5 Core Conservative Values in the New Jackie Robinson Biopic 42
It was a different country in 1947 when the Republican president of the Brooklyn Dodgers came up with a gutsy strategy to win the World Series.
April 12, 2013 - 6:30 am
The stirring new movie 42 tells the story of how, in 1947 America, Brooklyn Dodgers president Branch Rickey (played by Harrison Ford) broke the unwritten rule about hiring black players and called up Negro League superstar Jackie Robinson (Chadwick Boseman) to join his team. Robinson would go on to win the Rookie of the Year award and later the Most Valuable Player honors on the way to a Hall of Fame career.
What are the conservative lessons about Jackie Robinson’s life to be learned from 42?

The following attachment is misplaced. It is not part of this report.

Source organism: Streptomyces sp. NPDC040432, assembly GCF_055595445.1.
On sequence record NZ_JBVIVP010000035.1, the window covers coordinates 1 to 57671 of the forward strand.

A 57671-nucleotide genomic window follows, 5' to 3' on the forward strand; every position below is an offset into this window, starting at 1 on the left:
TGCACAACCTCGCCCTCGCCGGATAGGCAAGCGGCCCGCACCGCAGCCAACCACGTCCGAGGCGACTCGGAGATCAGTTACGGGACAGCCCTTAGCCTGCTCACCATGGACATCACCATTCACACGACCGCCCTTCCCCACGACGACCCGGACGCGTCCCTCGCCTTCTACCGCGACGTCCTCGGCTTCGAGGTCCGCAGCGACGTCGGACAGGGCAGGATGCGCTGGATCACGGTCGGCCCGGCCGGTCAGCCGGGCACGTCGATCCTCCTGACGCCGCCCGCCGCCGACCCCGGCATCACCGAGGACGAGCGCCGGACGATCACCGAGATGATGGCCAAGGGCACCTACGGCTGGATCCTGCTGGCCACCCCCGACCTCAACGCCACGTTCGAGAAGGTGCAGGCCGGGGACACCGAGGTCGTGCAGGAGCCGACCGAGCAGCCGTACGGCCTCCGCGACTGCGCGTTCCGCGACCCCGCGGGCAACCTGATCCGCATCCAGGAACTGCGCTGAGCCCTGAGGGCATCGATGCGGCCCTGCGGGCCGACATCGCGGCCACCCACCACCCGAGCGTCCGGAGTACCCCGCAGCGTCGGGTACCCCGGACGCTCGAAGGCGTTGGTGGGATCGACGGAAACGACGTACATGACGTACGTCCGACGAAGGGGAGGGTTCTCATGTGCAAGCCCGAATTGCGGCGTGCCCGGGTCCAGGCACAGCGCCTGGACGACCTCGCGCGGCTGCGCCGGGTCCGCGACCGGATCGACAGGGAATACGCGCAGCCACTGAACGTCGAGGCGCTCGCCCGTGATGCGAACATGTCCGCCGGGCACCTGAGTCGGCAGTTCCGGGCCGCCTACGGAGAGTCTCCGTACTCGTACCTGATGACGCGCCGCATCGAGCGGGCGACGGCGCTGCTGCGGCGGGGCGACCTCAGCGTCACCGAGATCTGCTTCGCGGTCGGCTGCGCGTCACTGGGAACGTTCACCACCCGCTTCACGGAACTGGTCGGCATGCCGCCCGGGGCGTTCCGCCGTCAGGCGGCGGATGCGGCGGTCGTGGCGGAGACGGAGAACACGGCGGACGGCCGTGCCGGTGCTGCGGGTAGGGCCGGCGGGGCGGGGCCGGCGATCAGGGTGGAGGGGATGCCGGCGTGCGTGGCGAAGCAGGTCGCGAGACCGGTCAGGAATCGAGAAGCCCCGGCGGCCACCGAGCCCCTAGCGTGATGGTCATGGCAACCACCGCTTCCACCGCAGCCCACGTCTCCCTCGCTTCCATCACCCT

1) Merit is colorblind.
Rickey (a lifelong Republican) tells Robinson he is hiring him for one reason: Robinson (who then played for the Kansas City Monarchs of the Negro League) was a baseball phenom and Rickey wants to win the World Series. This is Moneyball before Moneyball: Finding untapped talent others are ignoring. Rickey had in mind not only Robinson but Roy Campanella, the black catcher who would soon follow Robinson into the big leagues, as players who could help him win the Series and make money in the process. Rickey says there’s no black or white in sports, just green. Manager Leo Durocher (Christopher Meloni) tells the team, “I do not care if the guy is yellow or black, or if he has stripes like a zebra. I’m the manager of this team, and I say he plays.